17. 17.
    Jacobs, R. L., Backly, D. A., Simpson, J. V.: Low density resin foams. US Pat. 3,920,589 (1975), 3,920,591 (1975)Google Scholar
  18. 18.
    Minowa, S.: Porous composite materials. Japan Plastic Age 10, 36 (1972)Google Scholar
  19. 19.
    Gandini, A.: Furan derivatives in polymerization reactions. Advan. Polym. Sci. 25, 47 (1977)Google Scholar
  20. 20.
    Wade, R. C.: Flame retardant resinous foams based on furfuryl alcohol. Belgian Pat. 805,518 (1974), USA Pat. 3,865,757 (1974)Google Scholar
  21. 21.
    Van Leer Inds. Ltd.: Heat and fire resistant furfuryl alcohol foams. British. Pat. 1,487,204 (1977)Google Scholar
  22. 22.
    Van Leer Inds. Ltd.: Non-burning class 1 rating foams and a method of producing some. US Pat. 4,016,111 (1977)Google Scholar
  23. 23.
    Larsen, H. O., Barfoed, S., Cent John, A. G.: Polyfuran foams. US Pat. 3,975,318 (1976), 3,975,319 (1976)Google Scholar
  24. 24.
    VEB Farbenfab. Wolfen: Methylolketone resin foams. G. British Pat. 1,237,318 (1967), 1,238,666 (1967)Google Scholar
  25. 25.
    VEB Farbenfab. Wolten: Foamed polymers. British Pat. 1,213,116 (1966)Google Scholar
  26. 26.
    Frisch, K. C.: Miscellaneous foams. In: Plastic foams, Frisch, K. C., Saunders, J. H. (eds.), part II, pp. 770–781. New York: Marcel Dekker 1973Google Scholar
  27. 27.
    Guichard, M.: Impact resistant foams based on Coumarone indene resin. Belgian Pat. 862,226 (1978)Google Scholar
  28. 28.
    Markusch, P., Deuterich, D., Kunstler, N.: Verfahren zur Herstellung anorganisch-organischer Kunststoffe. BDR Pat. 2,559,255 (1977)Google Scholar
  29. 29.
    Lipatov, Yu. S., Sergeeva, L. M.: Synthesis and properties of interpenetrating networks. Usp. Khim. 45, 138 (1976) (in Russian)Google Scholar
  30. 30.
    Schafer, R. J. et al.: J. Cellular Plastics 14, 146 (1978)CrossRefGoogle Scholar
  31. 31.
    Chem. Anlagen Bischo (Reut.): Foams Prepared from Phenoplast and Di-and/or polyisocyanates. BDR Pat. 2,542,900 (1977)Google Scholar
  32. 32.
    Hoechst AG (Reic.): Polyurethane foams made from oxyalkylated novolac. BDR Pat. 1,745,317 (1977)Google Scholar
  33. 33.
    Kudzio, I.: Polyurethane foams modified by urethanes. Japan Pat. 5,365,396 (1976), 5,114,0564 (1978)Google Scholar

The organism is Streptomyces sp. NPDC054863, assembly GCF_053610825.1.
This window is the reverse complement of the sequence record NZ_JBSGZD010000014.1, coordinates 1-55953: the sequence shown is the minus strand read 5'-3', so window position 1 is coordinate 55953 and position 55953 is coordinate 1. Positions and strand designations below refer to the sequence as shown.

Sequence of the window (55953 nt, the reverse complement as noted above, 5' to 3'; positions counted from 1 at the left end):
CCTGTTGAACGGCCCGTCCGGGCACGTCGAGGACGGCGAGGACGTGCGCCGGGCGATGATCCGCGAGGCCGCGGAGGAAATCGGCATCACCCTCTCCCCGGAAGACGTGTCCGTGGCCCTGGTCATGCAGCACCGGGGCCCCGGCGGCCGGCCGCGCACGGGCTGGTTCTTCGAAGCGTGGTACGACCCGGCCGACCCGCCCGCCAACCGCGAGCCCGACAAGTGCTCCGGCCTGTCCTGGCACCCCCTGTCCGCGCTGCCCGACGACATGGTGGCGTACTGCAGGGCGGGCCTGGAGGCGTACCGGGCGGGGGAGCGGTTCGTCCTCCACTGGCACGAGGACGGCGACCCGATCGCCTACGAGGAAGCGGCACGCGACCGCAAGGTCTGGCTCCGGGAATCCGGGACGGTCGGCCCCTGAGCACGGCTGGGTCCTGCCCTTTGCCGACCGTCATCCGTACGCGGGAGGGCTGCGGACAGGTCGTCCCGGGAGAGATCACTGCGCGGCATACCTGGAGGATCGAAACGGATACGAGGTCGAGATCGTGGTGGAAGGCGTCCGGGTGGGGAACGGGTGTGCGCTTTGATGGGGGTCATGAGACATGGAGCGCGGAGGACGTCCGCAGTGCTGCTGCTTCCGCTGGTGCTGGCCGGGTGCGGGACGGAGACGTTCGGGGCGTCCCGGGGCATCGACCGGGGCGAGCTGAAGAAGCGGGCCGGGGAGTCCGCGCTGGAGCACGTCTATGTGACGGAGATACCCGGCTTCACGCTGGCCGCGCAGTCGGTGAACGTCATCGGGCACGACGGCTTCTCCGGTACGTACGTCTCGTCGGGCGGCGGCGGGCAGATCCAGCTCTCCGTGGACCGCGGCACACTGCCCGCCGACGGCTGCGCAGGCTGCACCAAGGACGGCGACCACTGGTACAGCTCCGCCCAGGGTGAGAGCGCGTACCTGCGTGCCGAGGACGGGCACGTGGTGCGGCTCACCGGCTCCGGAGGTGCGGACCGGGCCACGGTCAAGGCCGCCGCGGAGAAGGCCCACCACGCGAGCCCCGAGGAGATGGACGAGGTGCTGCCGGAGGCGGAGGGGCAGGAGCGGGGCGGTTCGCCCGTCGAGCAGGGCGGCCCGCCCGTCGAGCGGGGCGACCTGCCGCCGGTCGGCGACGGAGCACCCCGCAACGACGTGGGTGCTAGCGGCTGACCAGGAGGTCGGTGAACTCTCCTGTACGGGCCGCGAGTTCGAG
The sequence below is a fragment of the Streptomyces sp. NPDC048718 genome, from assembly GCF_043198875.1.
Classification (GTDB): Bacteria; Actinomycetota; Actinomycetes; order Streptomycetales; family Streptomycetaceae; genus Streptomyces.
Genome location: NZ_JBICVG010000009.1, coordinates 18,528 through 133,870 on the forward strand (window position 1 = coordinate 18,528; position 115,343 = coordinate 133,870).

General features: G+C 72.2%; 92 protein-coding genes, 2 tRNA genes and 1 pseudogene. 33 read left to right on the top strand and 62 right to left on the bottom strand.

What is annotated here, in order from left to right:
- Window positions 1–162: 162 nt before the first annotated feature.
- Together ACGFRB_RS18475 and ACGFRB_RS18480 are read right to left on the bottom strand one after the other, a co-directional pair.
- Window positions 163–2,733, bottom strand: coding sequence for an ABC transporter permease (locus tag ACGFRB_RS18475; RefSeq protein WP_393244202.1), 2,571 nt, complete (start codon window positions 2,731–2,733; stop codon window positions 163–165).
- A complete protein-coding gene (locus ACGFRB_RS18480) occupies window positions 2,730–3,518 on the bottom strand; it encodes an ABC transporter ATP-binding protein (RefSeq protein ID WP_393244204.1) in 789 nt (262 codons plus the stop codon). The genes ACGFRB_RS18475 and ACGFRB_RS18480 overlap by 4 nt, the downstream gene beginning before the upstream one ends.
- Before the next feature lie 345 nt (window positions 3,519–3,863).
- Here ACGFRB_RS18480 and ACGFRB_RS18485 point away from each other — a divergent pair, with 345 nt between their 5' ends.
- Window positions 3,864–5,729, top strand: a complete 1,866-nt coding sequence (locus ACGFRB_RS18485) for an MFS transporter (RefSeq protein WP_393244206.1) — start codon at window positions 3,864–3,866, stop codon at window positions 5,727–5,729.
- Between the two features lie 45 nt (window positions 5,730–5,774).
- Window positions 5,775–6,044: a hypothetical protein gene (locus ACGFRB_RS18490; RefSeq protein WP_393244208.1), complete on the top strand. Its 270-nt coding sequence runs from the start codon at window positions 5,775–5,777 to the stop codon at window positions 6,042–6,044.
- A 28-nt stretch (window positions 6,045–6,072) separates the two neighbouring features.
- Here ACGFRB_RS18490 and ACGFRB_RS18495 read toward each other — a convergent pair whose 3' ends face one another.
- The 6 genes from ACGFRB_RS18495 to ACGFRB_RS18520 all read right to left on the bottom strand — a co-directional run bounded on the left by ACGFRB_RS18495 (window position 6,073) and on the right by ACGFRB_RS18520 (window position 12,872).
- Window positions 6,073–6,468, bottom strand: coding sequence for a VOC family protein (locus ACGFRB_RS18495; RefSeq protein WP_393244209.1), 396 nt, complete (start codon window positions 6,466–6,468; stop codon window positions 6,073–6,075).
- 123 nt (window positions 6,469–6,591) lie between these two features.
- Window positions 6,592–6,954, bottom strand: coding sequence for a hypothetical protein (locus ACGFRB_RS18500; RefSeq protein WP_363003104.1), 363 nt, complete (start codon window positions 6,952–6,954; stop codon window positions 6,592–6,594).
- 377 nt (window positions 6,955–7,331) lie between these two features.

34. 34.
    Anonymous: New ideas in rigid foams broaden insulation capabilities. Modern Plast. Intern. 8, 50 (1978)Google Scholar
  35. 35.
    Artyushina, A. A., Tyuzneva, O. B., Chistyakov, A. M.: New casting plastic foam. Plast. Massy 1976, No. 9, 61 (in Russian)Google Scholar
  36. 36.
    Gur'ev, V. V., Sinchillo, Yu. Ya., Shutov, F. A.: Interactions of components in combined phenol — urethane foams. Plast. Massy 1978, No. 5, 73 (in Russian)Google Scholar
  37. 37.
    Berlin, A. A. et al.: Plaste u. Kautschuk 25, 697 (1978)Google Scholar
  38. 38.
    Valgin, V. D., Murasciov, Yu. S.: Materie Plastiche Elastomeru 1974, 692Google Scholar
  39. 39.
    Valgin, V. D.: Modified phenolic foams. All-Union Conf. Gas-Filled Polymers. Vladimir/USSR, 1978 (in Russian)Google Scholar
  40. 40.
    Valgin, V. D., Novak, V. A.: Phenolic foams of the type Vilares. Plast. Massy 1974, No. 10, 44 (in Russian)Google Scholar
  41. 41.
    Frank, H. G. (Rütgerswerke AG): Verfahren zur Herstellung von Schaumstoffen aus Bituminosen. BDR Pat. 1,620,847 (1977)Google Scholar
  42. 42.
    Ownes-Cornig Fiber Glass Corp.: Frothed Molding Composition. US Pat. 4,005,036 (1977)Google Scholar
  43. 43.
    Rechner Luc.: Mousse de copolymer urée formophénolique à catalyseur faible. France Pat. 7,510,368 (1976)Google Scholar
  44. 44.
    Camp de Saint Gobain: Thermally Stable Phenolic Foams. BDR Pat. 1,923,719 (1976)Google Scholar
  45. 45.
    GAF Crp.: Insoluble Porous Complexes made from Crosslinked Nitrogen USA Pat. 3,914,187 (1976)Google Scholar
  46. 46.